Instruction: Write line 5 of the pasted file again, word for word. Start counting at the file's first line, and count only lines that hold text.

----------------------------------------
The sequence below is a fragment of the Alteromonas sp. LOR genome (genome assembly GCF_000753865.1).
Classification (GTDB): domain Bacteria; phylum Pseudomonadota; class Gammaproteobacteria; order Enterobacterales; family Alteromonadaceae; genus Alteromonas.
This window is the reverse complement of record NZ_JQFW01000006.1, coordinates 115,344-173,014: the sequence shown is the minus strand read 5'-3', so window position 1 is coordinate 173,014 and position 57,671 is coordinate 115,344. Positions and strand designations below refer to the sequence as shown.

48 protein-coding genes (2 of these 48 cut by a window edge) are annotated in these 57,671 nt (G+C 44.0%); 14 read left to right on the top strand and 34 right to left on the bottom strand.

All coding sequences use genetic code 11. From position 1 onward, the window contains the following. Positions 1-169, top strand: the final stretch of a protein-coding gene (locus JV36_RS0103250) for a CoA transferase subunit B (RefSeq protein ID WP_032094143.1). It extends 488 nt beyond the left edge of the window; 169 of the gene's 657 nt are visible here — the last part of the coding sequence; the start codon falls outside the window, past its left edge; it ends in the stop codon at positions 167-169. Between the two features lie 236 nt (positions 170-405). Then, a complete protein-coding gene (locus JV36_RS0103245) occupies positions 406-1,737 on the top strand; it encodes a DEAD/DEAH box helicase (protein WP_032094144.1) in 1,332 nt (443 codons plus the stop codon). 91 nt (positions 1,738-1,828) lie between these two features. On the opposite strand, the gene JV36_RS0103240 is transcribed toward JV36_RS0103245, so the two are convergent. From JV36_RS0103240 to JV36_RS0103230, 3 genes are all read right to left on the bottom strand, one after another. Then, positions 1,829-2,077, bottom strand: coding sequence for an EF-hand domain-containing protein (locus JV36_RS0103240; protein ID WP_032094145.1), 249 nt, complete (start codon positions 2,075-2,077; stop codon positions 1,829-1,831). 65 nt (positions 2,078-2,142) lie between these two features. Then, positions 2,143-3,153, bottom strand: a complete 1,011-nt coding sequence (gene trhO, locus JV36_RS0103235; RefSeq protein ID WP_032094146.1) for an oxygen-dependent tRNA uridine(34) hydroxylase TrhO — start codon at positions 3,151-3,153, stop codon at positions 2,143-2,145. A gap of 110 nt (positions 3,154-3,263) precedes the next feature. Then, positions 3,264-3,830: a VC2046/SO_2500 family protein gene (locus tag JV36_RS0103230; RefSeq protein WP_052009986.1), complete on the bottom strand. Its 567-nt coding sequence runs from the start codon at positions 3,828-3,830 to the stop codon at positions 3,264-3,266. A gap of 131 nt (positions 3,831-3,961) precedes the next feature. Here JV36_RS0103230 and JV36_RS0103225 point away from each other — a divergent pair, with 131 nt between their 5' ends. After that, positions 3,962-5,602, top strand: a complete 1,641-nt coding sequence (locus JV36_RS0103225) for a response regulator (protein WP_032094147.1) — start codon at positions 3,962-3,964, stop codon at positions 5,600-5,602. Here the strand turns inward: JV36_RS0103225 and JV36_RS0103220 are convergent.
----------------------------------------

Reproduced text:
All coding sequences use genetic code 11. From position 1 onward, the window contains the following. Positions 1-169, top strand: the final stretch of a protein-coding gene (locus JV36_RS0103250) for a CoA transferase subunit B (RefSeq protein ID WP_032094143.1). It extends 488 nt beyond the left edge of the window; 169 of the gene's 657 nt are visible here — the last part of the coding sequence; the start codon falls outside the window, past its left edge; it ends in the stop codon at positions 167-169. Between the two features lie 236 nt (positions 170-405). Then, a complete protein-coding gene (locus JV36_RS0103245) occupies positions 406-1,737 on the top strand; it encodes a DEAD/DEAH box helicase (protein WP_032094144.1) in 1,332 nt (443 codons plus the stop codon). 91 nt (positions 1,738-1,828) lie between these two features. On the opposite strand, the gene JV36_RS0103240 is transcribed toward JV36_RS0103245, so the two are convergent. From JV36_RS0103240 to JV36_RS0103230, 3 genes are all read right to left on the bottom strand, one after another. Then, positions 1,829-2,077, bottom strand: coding sequence for an EF-hand domain-containing protein (locus JV36_RS0103240; protein ID WP_032094145.1), 249 nt, complete (start codon positions 2,075-2,077; stop codon positions 1,829-1,831). 65 nt (positions 2,078-2,142) lie between these two features. Then, positions 2,143-3,153, bottom strand: a complete 1,011-nt coding sequence (gene trhO, locus JV36_RS0103235; RefSeq protein ID WP_032094146.1) for an oxygen-dependent tRNA uridine(34) hydroxylase TrhO — start codon at positions 3,151-3,153, stop codon at positions 2,143-2,145. A gap of 110 nt (positions 3,154-3,263) precedes the next feature. Then, positions 3,264-3,830: a VC2046/SO_2500 family protein gene (locus tag JV36_RS0103230; RefSeq protein WP_052009986.1), complete on the bottom strand. Its 567-nt coding sequence runs from the start codon at positions 3,828-3,830 to the stop codon at positions 3,264-3,266. A gap of 131 nt (positions 3,831-3,961) precedes the next feature. Here JV36_RS0103230 and JV36_RS0103225 point away from each other — a divergent pair, with 131 nt between their 5' ends. After that, positions 3,962-5,602, top strand: a complete 1,641-nt coding sequence (locus JV36_RS0103225) for a response regulator (protein WP_032094147.1) — start codon at positions 3,962-3,964, stop codon at positions 5,600-5,602. Here the strand turns inward: JV36_RS0103225 and JV36_RS0103220 are convergent.